God realized that we would be this way: that we would work and work and work and wear ourselves out. God realized that His example of resting on the 7th day of creation would not be enough for us to take the hint that resting is OK. God realized that even a strong suggestion to rest one day out of seven would not be enough to get us to do it, so God commanded us. Granted, this commandment, of all of them, is probably the most ignored (all right, I suppose the idol one is too, but most people don't realize they're ignoring that one).
So I view Sabbath as a gift, but I also think keeping Sabbath is a matter of faith. God has promised to provide for all of our needs (and, yes, rest is one of our needs). If we feel like we must work every day, we must not believe that God will actually provide for all of our needs.
I say honoring the Sabbath day is my favorite commandment, but it is also difficult for me to keep at this time. Since my job is taking care of my three children, I am always on duty. I don't get a rest day. Sure I avoid housework on Sundays (and for my reward the house is always even more of a disaster on Monday morning). I've even given up cooking on most Sundays, but the kids are always there. I suppose that most folks would say that honoring Sabbath to keep it holy means that this one day is set apart from the others: that it should look and feel different, and in that way I'm keeping the commandment, and I suppose it's true. Sunday is a family day around here, but what I really want from Sabbath is rest.
So my question to you is: how do you honor the Sabbath?
Saturday, January 17, 2009
In the course of cleaning up I found cause to use the hose of the vacuum. The past several times I had used the hose it didn't seem to be working as well, but it did work, so I figured it was probably just my imagination and ignored it. Last night, however, it just wasn't happening, so we took a look to see if the hose was blocked. The hose is black, but when stretched you can see through it, sort of, so that's what I did, one section at a time, until I saw something that didn't look like it belonged there. I thought it looked like a toilet paper holder, you know, the spring loaded thing that holds the roll in the holder, and I thought, that's got to be something that belongs there, because how could something that big get in there if it wasn't supposed to be there?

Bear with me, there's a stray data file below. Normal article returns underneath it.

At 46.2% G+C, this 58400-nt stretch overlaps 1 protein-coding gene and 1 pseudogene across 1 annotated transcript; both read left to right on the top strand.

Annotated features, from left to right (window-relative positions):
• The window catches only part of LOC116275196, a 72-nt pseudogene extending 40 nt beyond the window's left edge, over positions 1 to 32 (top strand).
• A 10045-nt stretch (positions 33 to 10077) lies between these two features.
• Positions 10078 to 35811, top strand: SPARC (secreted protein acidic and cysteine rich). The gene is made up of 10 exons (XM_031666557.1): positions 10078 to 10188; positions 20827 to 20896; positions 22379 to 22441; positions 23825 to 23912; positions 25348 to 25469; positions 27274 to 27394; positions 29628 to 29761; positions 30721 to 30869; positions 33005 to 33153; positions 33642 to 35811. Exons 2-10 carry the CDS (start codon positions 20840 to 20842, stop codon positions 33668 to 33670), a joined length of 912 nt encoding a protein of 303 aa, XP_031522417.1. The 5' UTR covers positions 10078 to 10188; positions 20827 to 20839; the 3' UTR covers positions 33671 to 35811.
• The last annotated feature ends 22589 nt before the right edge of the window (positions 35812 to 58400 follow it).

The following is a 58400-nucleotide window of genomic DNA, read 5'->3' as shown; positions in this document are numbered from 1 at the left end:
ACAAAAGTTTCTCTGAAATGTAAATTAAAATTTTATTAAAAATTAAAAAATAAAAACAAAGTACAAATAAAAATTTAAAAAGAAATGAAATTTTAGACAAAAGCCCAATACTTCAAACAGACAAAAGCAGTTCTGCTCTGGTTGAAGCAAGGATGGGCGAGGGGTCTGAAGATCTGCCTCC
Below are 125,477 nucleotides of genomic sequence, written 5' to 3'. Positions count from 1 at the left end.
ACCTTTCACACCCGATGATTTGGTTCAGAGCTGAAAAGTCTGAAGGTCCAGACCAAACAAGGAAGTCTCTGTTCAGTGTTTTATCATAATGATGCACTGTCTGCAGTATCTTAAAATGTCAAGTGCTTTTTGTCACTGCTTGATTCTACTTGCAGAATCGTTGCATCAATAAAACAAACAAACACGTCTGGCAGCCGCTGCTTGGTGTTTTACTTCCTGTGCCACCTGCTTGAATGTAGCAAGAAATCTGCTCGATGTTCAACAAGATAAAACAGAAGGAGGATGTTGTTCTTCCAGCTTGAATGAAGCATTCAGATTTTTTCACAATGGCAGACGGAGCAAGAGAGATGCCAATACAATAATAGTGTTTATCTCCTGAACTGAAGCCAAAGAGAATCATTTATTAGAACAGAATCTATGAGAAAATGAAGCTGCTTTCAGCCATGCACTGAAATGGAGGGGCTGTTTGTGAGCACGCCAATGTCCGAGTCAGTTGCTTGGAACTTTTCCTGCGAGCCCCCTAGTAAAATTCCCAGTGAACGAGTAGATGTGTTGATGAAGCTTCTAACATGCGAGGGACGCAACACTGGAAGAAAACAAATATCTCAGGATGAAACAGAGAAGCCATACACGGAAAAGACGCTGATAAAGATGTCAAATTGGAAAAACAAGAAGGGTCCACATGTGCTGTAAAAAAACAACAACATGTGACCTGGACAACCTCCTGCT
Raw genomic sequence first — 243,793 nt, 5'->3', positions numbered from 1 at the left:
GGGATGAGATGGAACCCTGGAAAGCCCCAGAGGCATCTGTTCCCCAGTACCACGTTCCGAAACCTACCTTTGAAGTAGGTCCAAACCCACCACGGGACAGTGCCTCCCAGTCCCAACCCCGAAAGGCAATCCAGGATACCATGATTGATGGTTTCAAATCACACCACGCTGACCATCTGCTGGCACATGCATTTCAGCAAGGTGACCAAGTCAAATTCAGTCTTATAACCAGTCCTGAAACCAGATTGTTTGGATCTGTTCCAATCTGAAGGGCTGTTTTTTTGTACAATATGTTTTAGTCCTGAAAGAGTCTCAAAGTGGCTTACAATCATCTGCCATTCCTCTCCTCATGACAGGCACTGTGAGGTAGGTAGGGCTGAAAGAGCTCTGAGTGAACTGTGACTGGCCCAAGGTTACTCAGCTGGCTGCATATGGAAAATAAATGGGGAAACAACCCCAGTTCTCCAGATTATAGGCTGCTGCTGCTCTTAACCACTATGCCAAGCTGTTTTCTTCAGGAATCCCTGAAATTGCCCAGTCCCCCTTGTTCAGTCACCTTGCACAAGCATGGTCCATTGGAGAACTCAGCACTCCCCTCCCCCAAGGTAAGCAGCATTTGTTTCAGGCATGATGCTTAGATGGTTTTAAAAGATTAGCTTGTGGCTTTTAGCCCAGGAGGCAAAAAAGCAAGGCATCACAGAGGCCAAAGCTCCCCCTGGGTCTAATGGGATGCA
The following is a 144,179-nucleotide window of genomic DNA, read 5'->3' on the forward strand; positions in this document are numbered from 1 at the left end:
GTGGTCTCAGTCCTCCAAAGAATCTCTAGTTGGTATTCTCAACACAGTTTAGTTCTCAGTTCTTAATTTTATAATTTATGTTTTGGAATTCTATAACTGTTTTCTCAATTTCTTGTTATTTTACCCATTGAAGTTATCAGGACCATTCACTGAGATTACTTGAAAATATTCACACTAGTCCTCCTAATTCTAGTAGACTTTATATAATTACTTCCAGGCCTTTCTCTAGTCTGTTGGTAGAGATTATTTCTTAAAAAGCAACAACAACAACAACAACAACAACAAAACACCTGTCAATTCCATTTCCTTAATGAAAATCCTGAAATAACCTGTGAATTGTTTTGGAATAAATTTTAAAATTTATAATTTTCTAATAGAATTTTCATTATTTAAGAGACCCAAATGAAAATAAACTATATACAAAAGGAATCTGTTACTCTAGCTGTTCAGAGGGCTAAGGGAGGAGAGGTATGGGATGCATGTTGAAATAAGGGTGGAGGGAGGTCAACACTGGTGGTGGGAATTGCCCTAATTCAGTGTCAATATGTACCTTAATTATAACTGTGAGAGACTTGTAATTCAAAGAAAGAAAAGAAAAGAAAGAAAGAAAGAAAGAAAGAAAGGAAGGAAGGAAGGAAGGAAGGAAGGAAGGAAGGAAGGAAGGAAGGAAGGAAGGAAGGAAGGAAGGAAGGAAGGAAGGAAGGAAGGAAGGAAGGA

So my husband disconnected the hose and took a look, and it was a toilet paper holder! As he removed it from the hose, he asked, "do you think we should take a picture?" And I said no, because there's no way anyone would ever believe it, even with a picture. We should have taken a video, but you probably still wouldn't believe it. It works much better now. I wonder how long that thing was in there, and which of my little balls of entropy put it there.
Friday, January 16, 2009
School's canceled again. I don't know what's gotten in to the school district people around here. School has been canceled 1 time in the almost 3 years that we've been here, and now they've canceled two days in a row. Not that I mind not having to go out to the bus stop in the cold...
Thursday, January 15, 2009
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So I was watching the news last night, and something set me off again. The city of Minneapolis called a snow emergency on Tuesday, I think it was, meaning that people can't park on the streets, or certain streets at certain times, so the plows can come through. It all sounds pretty complicated to me, but I'm sure if I lived or worked on a street in Minneapolis, I would take the time to figure out where and when I can park during a snow emergency. Anyway, every time there's a snow emergency, hundreds of vehicles end up being towed, and last night, on the news, they showed people waiting in line to retrieve their vehicles. And one of the guys (who was not dressed for the weather, by the way) complained, "they have no business towing cars with the economy the way it is. Nobody has $200 lying around to spend on getting their car back."